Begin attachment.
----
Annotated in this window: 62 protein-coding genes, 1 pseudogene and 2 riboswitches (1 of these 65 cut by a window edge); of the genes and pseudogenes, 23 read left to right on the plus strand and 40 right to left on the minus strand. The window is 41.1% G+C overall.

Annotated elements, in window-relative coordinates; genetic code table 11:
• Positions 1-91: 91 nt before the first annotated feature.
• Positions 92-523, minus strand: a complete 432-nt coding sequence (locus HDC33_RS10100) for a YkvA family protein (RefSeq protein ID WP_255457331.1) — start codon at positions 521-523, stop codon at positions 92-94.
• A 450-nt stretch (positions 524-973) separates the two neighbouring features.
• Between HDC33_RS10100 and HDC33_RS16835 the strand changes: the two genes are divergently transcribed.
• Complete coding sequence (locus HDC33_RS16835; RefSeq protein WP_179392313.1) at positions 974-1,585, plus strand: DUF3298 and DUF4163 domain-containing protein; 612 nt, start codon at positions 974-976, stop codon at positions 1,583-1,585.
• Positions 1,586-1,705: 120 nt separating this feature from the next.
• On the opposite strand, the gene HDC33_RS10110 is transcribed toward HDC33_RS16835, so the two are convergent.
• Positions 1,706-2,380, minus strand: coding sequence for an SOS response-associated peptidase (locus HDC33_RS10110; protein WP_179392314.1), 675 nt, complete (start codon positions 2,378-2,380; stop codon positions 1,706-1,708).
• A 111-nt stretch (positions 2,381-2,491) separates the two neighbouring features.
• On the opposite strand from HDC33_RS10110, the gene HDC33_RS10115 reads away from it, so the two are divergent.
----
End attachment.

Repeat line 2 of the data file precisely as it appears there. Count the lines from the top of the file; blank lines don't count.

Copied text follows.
Annotated elements, in window-relative coordinates; genetic code table 11: